Broadcasters Fight America's New Love Of Online Viewing

With smartphones and iPods, game consoles and PCs, e-readers and tablets, Americans now spend a truly mind-boggling number of hours each week watching TV, even more than the mega-hours they spent as couch potatoes last year. Online viewing means far fewer commercials and broadcasters have begun to fight back and eliminate free TV shows on the Web.

News Corp's Fox set off a firestorm when it blocked online access to popular shows like "Glee" to 2.6 million Cablevision Systems broadband Internet subscribers last weekend. This was part of a fee dispute over how much Cablevision pays Fox for the rights to carry Fox-owned television channels. The blockade only lasted about 12 hours, because viewers of other television services were inadvertently affected. That snafu lead lawmakers to tell Fox to knock it off. Meanwhile, ABC, NBC and CBS also turned off access to full episodes when accessed from the new Google TV, which became available this month.

Are broadcasters being greedy? Or are Americans' new online viewing habits making it more difficult for them to pay for the shows we are consuming? A slew of new research has quantified just how much online, commercial-avoiding hours of television we watch.

Turns out, we have three secrets for achieving high volume vegetative states while reducing exposure to advertising:

1) American's are double dipping during TV time by also using a smartphone or a PC, according to uber-TV habit researcher the Nielsen Company.

2) We watch our TV while standing in line and other moments that used to be squandered on quiet thinking time, or fidgeting impatiently. The mobile video audience grew 51% year-over-year, surpassing 20 million users in Q1 2010 for the first time, Nielsen says.

3) We use on-demand and DVRs to ditch the commercials and we use the time saved on commercials to watch more free TV, finds a new study by SAY Media.

Ergo, in the first quarter of 2010, viewers watched two more hours of TV per month than they did in Q1 2009. Nielsen also says that the average time spent simultaneously using TV and the Internet in the home grew by about 10% to 3 hours and 41 minutes per month. [Link to report. PDF.]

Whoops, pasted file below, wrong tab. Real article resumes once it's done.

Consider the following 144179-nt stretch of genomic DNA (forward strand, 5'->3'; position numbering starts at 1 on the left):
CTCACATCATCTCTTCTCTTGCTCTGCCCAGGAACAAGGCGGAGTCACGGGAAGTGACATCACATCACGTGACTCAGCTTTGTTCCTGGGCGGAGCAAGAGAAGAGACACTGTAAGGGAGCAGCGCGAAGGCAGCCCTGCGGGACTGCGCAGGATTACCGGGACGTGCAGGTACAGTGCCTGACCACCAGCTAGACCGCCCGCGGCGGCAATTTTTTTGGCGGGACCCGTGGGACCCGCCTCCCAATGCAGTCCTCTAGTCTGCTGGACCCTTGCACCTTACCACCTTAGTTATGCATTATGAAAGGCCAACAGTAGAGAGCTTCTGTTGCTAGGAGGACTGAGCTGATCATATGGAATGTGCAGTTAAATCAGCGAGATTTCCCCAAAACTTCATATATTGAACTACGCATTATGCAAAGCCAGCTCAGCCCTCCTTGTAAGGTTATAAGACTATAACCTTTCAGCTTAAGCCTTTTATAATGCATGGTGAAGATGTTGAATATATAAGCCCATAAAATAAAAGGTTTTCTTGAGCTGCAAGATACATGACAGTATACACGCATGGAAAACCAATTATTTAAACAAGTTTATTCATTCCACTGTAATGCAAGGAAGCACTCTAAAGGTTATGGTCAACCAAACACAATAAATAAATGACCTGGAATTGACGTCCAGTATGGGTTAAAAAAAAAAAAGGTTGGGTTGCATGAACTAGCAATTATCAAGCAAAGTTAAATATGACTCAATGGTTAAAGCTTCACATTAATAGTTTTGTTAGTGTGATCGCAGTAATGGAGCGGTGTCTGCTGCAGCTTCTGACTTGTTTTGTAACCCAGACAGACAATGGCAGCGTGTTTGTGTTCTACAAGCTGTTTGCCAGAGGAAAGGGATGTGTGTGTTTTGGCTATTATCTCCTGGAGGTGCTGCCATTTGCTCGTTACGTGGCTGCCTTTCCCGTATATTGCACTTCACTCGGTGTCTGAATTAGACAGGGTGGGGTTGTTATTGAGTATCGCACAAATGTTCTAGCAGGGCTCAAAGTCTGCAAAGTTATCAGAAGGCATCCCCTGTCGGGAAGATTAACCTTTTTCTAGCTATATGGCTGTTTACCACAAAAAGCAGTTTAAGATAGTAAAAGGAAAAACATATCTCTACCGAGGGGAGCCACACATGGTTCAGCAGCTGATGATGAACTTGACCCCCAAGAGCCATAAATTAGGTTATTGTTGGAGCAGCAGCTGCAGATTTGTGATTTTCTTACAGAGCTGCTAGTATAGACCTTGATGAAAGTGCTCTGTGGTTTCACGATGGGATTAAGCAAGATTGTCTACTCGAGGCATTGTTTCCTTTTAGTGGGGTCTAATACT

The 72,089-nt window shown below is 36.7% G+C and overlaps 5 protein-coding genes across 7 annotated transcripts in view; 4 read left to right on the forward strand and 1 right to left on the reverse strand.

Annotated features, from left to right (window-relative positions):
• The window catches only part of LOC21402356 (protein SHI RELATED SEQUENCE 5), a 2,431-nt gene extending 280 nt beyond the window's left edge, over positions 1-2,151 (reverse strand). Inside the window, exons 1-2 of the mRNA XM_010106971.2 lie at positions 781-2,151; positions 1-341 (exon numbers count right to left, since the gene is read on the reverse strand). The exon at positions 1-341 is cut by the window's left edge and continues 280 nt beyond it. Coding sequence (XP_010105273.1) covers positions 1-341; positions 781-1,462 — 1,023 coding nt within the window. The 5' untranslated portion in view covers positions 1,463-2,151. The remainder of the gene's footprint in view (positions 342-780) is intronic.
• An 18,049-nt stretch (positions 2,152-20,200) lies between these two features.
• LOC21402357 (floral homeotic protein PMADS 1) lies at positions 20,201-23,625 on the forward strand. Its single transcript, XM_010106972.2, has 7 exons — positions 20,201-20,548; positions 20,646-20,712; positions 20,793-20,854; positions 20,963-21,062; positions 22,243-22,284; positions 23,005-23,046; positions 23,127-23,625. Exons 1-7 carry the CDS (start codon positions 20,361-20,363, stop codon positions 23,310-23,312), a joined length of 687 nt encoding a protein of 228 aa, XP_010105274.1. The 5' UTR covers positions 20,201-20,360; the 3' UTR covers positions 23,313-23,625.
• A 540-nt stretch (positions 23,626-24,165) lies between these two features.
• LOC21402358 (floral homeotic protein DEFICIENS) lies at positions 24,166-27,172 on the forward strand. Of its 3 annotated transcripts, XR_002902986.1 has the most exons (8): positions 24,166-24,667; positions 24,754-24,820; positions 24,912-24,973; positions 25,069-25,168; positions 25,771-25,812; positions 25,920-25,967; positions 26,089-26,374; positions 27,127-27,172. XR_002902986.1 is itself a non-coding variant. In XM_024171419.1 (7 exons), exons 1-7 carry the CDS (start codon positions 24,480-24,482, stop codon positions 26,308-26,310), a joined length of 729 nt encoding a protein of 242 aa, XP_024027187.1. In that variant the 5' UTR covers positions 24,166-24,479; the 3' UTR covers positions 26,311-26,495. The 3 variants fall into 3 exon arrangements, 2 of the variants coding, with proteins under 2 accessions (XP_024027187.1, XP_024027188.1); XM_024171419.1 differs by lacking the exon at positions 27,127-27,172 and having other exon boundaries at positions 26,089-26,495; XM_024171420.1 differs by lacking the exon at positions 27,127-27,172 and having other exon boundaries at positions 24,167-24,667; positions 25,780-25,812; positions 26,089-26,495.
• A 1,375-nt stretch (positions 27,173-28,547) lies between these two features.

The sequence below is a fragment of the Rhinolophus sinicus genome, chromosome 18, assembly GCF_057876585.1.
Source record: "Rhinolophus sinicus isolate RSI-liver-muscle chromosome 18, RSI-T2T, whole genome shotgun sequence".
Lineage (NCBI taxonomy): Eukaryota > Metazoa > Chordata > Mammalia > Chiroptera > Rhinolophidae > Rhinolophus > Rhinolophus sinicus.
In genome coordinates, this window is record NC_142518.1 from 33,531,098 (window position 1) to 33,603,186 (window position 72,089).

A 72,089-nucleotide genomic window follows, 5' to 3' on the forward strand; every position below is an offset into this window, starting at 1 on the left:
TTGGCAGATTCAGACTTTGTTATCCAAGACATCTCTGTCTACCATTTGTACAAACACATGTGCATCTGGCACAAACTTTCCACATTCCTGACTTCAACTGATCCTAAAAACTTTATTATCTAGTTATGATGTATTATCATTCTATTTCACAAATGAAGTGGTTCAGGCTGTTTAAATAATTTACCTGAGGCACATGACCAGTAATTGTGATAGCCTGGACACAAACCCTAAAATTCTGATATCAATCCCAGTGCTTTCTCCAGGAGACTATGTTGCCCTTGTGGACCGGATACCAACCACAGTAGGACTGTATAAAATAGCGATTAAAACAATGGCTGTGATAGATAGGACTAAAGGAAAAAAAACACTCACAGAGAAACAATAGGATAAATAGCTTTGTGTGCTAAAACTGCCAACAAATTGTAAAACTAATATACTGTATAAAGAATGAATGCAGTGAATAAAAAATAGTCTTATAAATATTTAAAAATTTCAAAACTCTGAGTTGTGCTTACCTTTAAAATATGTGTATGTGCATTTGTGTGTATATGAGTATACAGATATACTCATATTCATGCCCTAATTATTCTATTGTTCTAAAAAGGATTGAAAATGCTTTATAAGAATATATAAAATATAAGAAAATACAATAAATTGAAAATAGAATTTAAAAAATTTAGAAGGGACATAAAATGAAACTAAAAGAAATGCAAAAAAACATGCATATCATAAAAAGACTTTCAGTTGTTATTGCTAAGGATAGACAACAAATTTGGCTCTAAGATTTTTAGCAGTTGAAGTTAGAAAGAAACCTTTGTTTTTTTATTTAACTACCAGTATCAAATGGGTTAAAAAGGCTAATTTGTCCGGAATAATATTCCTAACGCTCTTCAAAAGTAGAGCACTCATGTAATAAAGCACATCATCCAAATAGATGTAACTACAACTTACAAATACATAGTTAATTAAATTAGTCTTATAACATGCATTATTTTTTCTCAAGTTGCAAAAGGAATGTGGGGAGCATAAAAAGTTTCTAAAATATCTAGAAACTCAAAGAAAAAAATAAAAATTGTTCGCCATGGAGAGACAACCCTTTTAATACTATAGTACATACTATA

Not surprisingly, The number of people who are viewing television through "time shifting means" like the DVR and on-demand devices has also grown by 20% according to Nielsen's first quarter research, to 94 million.

Two studies released Monday quantify commercial-free viewing even further. Turns out that about 56 million are regular consumers of online/on-demand television, though most also watch live TV. Of the online viewers, 90 per cent own a TV, but they also own a total of 5.4 devices equipped for watching video, including their TV and PCs, says the research published by SAY Media. About half subscribe to Netflix.

The group that watches both live and on-demand video watches a mind boggling total of 30 hours a week, compared to 25 hours a week for those that are not giant consumers of online. When I do the math, I come up with about half of their free time is spent with eyes glued to screen. (168 hours in a week, minus 56 hours spent sleeping, minus 40 hours spent at a job = 72 free hours of which 30 is spent watching video.)

Interestingly, those who don't watch live TV at all watch slightly less. 13 percent get their TV exclusively over the Internet or other on-demand means. These are mostly in the 18-24 demographic and they watch a comparatively mere 21 hours of video a week, half of which comes from the Internet, and half from an on-demand source.

New research from Radius Global Market Research explains why they watch less ... the quality of online video sucks peanut butter and it's not all free. Half of Radius' survey audience said lack of smoothness in the streaming or buffering of content drove them to frustration. Another roughly two-fifths said that the cost of content kept them from downloading more. I take that to mean that if it wasn't (mostly) free, they (mostly) weren't downloading.

All this leads the an obvious conclusion. Broadcasters have little incentive to make their content available on the Web even though consumers have so many more ways to watch it.